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One SimCity Per Child 253

Posted by Zonk
from the now-that's-edumacation dept.
SimHacker writes "Electronic Arts has donated the original 'classic' version of Will Wright's popular SimCity game to the One Laptop Per Child project. SimCity is the epitome of constructionist educational games, and has been widely used by educators to unlock and speed-up the transformational skills associated with creative thinking. It's also been used in the Future City Competition by seventh- and eighth-grade students to foster engineering skills and inspire students to explore futuristic concepts and careers in engineering. OLPC SimCity is based on the X11 TCL/Tk version of SimCity for Unix developed and adapted to the OLPC by Don Hopkins, and the GPL open source code will soon be released under the name "Micropolis", which was SimCity's original working title. SJ Klein, director of content for the OLPC, called on game developers to create 'frameworks and scripting environments — tools with which children themselves could create their own content.' The long term agenda of the OLPC SimCity project is to convert SimCity into a scriptable Python module, integrate it with the OLPC's Sugar user interface and Cairo rendering library. Eventually they hope to apply Seymour Papert's and Alan Kay's ideas about constructionist education and teaching kids to program."
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One SimCity Per Child

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  • Awesome (Score:5, Interesting)

    by TheGreatHegemon (956058) on Thursday November 08, 2007 @04:36PM (#21286637)
    I remember I use to enjoy that game immensely when I was younger. I almost do believe it may very well help a person to develop their thinking abilities.
  • by hardburn (141468) <hardburn@@@wumpus-cave...net> on Thursday November 08, 2007 @04:48PM (#21286849)

    Of late, it seems that EA is cleaning itself up. I between screwing up C&C: Generals (a patch for the expansion left the game in a broken state for a few years), employee mistreatment, and generally writing mostly shovelware franchise titles like Madden, I had been boycotting them. But now I think they deserve another chance because:

    1. Spore
    2. Give away the original C&C
    3. Made a C&C game that actually has a story connected to the rest of the C&C games
    4. One of the first developers to realize the Wii had potential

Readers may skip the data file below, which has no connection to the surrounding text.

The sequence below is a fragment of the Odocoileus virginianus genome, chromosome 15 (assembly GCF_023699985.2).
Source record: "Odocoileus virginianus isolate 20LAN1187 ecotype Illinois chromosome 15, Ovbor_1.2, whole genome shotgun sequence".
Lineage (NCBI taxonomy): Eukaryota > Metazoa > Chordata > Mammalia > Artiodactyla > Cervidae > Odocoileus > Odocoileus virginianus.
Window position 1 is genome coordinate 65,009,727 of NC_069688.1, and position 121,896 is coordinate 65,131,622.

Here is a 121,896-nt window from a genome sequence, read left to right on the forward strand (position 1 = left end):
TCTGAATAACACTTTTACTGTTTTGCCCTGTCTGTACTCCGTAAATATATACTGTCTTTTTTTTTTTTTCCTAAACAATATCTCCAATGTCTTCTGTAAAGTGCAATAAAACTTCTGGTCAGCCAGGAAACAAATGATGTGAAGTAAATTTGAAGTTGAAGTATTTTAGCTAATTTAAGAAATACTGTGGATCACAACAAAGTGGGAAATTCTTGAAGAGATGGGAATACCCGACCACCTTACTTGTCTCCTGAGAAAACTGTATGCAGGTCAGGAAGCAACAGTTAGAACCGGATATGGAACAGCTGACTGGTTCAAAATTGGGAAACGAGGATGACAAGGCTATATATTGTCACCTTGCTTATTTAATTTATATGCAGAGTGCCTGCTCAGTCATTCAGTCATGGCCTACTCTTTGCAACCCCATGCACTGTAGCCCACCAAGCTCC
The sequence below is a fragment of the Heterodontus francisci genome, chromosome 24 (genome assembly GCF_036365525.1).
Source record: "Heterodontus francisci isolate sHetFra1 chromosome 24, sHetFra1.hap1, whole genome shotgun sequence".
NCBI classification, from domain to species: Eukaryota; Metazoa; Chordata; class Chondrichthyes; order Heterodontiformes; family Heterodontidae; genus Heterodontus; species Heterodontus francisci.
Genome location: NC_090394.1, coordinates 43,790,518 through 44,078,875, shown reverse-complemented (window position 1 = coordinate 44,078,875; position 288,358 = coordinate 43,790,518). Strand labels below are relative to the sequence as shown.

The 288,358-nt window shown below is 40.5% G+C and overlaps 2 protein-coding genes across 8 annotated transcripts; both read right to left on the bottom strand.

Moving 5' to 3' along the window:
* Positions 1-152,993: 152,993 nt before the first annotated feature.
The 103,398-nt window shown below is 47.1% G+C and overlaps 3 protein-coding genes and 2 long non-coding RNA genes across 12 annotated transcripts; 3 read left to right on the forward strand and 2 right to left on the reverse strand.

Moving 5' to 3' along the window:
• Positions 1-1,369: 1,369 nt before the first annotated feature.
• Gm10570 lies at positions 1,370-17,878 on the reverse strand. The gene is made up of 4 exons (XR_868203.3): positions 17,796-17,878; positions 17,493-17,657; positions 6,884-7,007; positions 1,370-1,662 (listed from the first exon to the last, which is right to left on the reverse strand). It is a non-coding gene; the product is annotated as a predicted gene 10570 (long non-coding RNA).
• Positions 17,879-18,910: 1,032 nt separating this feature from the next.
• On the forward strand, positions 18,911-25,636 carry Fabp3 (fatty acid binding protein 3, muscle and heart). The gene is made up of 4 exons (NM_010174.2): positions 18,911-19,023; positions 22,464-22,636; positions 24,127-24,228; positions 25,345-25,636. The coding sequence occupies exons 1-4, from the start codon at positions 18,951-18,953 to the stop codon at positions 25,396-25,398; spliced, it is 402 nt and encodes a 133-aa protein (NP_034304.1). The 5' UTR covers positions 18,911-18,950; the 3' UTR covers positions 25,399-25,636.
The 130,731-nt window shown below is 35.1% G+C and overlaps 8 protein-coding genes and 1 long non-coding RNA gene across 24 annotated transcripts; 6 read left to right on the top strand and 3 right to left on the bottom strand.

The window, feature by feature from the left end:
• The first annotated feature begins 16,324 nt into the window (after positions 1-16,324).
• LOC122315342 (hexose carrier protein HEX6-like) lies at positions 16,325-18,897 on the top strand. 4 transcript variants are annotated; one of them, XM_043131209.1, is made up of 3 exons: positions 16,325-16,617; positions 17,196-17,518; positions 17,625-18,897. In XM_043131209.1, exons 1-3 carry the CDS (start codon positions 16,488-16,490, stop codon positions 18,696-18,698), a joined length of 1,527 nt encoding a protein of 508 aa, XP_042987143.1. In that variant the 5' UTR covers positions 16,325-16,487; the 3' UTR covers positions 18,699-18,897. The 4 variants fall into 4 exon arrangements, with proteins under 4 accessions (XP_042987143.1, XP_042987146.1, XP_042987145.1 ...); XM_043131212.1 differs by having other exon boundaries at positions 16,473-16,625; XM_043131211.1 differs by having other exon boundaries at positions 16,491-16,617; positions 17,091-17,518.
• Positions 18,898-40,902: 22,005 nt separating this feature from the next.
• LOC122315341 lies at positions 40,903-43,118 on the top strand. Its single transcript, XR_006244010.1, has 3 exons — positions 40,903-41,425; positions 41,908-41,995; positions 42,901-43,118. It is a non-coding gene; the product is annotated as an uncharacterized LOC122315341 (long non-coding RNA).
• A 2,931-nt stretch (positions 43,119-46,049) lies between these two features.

So while I'm still keeping a close eye on them, they've at least convinced me that their games are worth buying.

  • by Anonymous Coward on Thursday November 08, 2007 @04:50PM (#21286879)
    A lengthy mailing list post [anonymouse.org] from Alan Kaye, one of Papert's colleagues, raises the possibility that SimCity is not as constructionist as it seems at first glance:

    SimCity is similar but more pernicious. It is a black box of "soft
    somewhat arbitrary knowledge" that the children can't look at,
    question or change. For example, SC gets the players to discover that
    the way to counter rising crime is to put in more police stations.
    Most anthropologists, sociologists, psychologists, and economists
    would disagree violently. Alternate assumptions can't be tried, etc.
    This particular version of SimCity may be different, though, because it is open source. However, the children won't be able to truly experiment with it on the XO laptops until it is converted to Python, since the XO laptops don't ship with a C compiler (and children probably aren't going to pick up C easily, anyway).
  • why not sim city 2k? (Score:3, Interesting)

    by sam_paris (919837) on Thursday November 08, 2007 @05:14PM (#21287213)
    The laptops are more than powerful enough to run Sim City 2000, which was far superior to the original, why not use that?
  • by dougsha (247714) on Thursday November 08, 2007 @05:27PM (#21287367) Homepage
    Anyone want to port my game ChipWits - the original version - to the OLPC? I've asked on the OLPC Wiki but haven't followed up.

    I wrote the first version in FORTH (in 1984 on the Mac, C-64, and Apple II), so the source code won't be much help.

    http://chipwits.com/ [chipwits.com]